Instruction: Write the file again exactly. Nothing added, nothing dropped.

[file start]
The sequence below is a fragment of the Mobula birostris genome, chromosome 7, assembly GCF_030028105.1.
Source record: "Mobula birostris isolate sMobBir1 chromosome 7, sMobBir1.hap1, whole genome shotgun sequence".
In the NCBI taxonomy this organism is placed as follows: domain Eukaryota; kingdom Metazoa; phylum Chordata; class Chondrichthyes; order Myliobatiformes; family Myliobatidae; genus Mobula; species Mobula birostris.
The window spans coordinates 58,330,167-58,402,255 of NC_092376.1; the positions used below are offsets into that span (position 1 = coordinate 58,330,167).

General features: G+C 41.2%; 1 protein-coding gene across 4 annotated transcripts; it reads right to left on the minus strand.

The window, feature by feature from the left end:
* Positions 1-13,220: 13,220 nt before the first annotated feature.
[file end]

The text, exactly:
The sequence below is a fragment of the Mobula birostris genome, chromosome 7, assembly GCF_030028105.1.
Source record: "Mobula birostris isolate sMobBir1 chromosome 7, sMobBir1.hap1, whole genome shotgun sequence".
In the NCBI taxonomy this organism is placed as follows: domain Eukaryota; kingdom Metazoa; phylum Chordata; class Chondrichthyes; order Myliobatiformes; family Myliobatidae; genus Mobula; species Mobula birostris.
The window spans coordinates 58,330,167-58,402,255 of NC_092376.1; the positions used below are offsets into that span (position 1 = coordinate 58,330,167).

General features: G+C 41.2%; 1 protein-coding gene across 4 annotated transcripts; it reads right to left on the minus strand.

The window, feature by feature from the left end:
* Positions 1-13,220: 13,220 nt before the first annotated feature.